You’re married, have three children, and you work in finance. So how do you fit writing into your life when it’s not a college homework assignment and you have a lot going on? (Do you shovel snow, too?)

I joke that I sleep less these days. In truth I do actually sleep less these days! I wait until our youngest is in bed and write until 11 most nights. I also try and get a lot of writing done each weekend. Luckily, the area of Virginia I live in does not require much in the way of snow shoveling. 

I happen to teach a class in children’s literature, which constantly reminds me how children have incredible imaginations, and many adults don’t—unless they’re writers. When it comes down to it, writing fiction is an odd job. How do you keep your imagination and writing chops in top form?

I still enjoy getting lost in a good book or movie. I'm pretty empathetic, so it becomes a full body activity from cringing to belly laughing, and there is no shortage of ugly cries. I think this helps my imagination. I like to imagine scenarios of all sorts of events. In life, when an event or conversation does not go how I may have hoped it would, I like to imagine alternate endings. Maybe the answer is as simple as I haven't completely grown up. For a grown up I do spend quite a bit of time each day thinking about candy...

Where do you find your characters for your stories?

The main male character is loosely based on a mash up of every boy I ever had a crush on growing up. In each of my novels I lend a physical trait or mannerism of my own to my main female character. Sarah, like me, spins a chunky plastic thumb ring....All. The. Time.  

Him is written in the first person and present tense. Do you consider point of view and verb tense before you write a story, or do you just stick to one way of writing?

Prior to Stages of Grace, I wrote third person. When I went to first person in Stages, I enjoyed being inside the main character's head so much that I've written that way ever since. I don't put too much thought into present or past tense. I don't envy the work I create for my editor because most times I unknowingly flip between tenses. She does an amazing job of catching all my slip ups.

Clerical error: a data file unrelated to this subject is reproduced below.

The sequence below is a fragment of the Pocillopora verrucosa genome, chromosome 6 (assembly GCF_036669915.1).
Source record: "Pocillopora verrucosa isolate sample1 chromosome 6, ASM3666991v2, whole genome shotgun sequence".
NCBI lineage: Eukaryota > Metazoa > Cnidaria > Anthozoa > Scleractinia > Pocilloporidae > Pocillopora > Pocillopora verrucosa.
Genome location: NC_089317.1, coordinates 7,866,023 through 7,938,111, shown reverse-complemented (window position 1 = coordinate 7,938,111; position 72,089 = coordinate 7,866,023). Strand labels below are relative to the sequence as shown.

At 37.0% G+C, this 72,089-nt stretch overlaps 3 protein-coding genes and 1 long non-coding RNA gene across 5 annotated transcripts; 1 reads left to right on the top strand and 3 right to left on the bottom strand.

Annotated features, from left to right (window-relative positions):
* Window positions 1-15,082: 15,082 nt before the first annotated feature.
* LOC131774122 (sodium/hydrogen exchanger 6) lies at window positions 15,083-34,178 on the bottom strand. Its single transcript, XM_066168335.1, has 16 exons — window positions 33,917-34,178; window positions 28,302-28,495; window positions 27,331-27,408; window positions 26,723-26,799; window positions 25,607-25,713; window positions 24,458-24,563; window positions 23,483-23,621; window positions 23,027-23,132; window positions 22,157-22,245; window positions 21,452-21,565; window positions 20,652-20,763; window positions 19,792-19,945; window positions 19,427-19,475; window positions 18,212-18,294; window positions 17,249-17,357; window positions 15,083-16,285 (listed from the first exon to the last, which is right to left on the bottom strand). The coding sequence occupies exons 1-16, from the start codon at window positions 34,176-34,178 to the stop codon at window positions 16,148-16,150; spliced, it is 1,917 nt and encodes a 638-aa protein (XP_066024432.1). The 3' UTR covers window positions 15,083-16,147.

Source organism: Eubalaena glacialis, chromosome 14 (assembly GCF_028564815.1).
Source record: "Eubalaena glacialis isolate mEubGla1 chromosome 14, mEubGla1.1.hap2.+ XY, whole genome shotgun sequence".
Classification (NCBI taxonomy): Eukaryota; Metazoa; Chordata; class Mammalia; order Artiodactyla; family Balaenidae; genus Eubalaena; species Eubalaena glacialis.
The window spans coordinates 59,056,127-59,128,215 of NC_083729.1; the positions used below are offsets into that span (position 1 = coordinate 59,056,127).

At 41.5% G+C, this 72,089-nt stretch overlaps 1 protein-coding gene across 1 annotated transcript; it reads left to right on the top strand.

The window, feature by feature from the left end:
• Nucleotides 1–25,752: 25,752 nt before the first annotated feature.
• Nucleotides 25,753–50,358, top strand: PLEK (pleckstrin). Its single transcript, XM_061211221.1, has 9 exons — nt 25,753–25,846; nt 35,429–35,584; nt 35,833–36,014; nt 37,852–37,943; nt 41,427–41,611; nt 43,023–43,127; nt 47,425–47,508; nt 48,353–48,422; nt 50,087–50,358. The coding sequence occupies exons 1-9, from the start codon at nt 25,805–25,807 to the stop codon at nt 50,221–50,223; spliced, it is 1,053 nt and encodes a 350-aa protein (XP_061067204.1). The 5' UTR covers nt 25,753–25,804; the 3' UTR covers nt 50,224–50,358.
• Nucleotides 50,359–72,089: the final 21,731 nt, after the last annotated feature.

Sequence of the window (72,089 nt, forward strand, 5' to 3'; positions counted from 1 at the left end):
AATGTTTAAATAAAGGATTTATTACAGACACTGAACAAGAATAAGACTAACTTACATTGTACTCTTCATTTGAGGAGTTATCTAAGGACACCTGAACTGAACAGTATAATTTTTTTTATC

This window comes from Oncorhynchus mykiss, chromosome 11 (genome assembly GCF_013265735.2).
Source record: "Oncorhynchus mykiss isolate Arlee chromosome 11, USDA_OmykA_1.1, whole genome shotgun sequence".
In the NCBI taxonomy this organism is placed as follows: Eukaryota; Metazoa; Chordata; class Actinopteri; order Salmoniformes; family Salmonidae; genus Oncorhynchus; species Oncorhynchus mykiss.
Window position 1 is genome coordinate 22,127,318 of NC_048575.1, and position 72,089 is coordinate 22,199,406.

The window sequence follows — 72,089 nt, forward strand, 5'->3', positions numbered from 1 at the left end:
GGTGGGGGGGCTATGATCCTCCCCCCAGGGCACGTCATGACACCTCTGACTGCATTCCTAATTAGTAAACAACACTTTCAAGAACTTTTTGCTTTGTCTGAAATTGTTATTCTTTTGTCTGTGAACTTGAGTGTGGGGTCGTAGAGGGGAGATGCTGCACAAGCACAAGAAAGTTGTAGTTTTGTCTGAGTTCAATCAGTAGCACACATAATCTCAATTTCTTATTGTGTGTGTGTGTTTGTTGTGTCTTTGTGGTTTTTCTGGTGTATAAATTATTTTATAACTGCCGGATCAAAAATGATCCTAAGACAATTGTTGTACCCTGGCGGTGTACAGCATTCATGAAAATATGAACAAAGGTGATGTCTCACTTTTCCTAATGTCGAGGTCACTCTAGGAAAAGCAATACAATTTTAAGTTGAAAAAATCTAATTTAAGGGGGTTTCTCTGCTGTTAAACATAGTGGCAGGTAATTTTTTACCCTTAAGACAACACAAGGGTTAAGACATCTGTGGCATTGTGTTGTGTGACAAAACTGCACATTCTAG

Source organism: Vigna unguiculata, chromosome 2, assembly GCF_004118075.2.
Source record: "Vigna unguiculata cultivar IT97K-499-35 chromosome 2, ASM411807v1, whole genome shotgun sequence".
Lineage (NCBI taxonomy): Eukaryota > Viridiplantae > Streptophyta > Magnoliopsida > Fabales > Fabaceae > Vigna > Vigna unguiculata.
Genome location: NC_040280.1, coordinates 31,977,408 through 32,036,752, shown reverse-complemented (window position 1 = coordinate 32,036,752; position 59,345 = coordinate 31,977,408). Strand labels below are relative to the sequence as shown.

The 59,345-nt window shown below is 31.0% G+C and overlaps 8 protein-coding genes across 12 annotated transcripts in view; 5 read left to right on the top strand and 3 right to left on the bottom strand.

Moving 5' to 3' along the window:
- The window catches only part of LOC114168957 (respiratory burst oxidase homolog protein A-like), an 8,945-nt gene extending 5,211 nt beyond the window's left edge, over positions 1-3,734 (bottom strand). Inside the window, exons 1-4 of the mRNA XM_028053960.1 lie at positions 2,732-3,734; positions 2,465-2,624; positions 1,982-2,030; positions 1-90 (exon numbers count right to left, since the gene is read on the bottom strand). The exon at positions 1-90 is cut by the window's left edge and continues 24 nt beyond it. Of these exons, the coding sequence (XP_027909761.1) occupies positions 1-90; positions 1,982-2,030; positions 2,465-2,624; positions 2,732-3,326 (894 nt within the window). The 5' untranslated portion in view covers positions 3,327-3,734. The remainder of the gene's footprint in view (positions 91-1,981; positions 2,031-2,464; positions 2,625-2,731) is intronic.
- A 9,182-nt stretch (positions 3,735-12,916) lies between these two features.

Random personal questions: Were your teenage years full of romance? What led you to join the Air Force? How did you get five screws in your jaw?

My teenage years were full of swimming. I was a late bloomer, and didn't have my first real boyfriend until I was 17. I joined the Air Force as a way to escape Virginia and see the world. I saw Maryland, Texas, and Arizona and am now happily back in Virginia. My lower jaw never grew right. I had it broken (by a doctor!) and correctly spaced to line up with my upper jaw. I have a total of eleven screws in my jaw.

What things to you do to get your books to the publishing stage? How long does each book take, and what does it cost to get there?

I work with beta readers, an editor, a proofreader, and a cover designer. I have also in the past worked with blog tours. On average, my out-of-pocket investment on each novel has been between $500-$900. I wrote my rough draft of Him in January 2013 and reworked my file with my betas, editor, and proofreader until its release in June. 

Goodreads baffles me. I like the idea of it, but I don’t know what to do when I get on Goodreads other than giveaway books. Does one just write book reviews? Any recommendations to how authors should use it?

Goodreads continues to confuse me as well. I'm probably not the best person to ask how to best utilize its features. I am certain there are tools available on it that I haven't discovered yet. For now, I accept friend requests, like reviews of my novels, do paperback giveaways, and have my personal blog linked to my author page.  

You have one of the best reviews on Amazon I’ve ever seen. It starts with, “I can honestly say I had to wait half an hour or more before even trying to write this review because I was a teary-eyed mess.” You had 31 reviews in less than a week. How do you cultivate such great readers?

Thank you! I feel so lucky to have found an audience that enjoys what I write. I consider my readers my friends and enjoy the ability to talk with them. There is a follow up to Him, titled Her that will be released in Nov. I offered to share the first couple of scenes once I hit 50 reviews on Amazon. That may have helped, I currently have 98 reviews and am so grateful for each of them. 

You also interview authors. What’s something you’ve learned from that that’s inspired you?

I love forming connections with people. I'm inspired by learning each personal journey my author friends travelled that brought them to where they are today.  

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Carey Heywood can be seen on Twitter at @Careylolo.

Christopher Meeks's new novel Blood Drama is now out in print and on Nook and Kindle. As critic Krystal Milton wrote of this romantic thriller, "I loved this book from page one. The story spun here was so delicately woven, it kept my rapt attention from start to finish."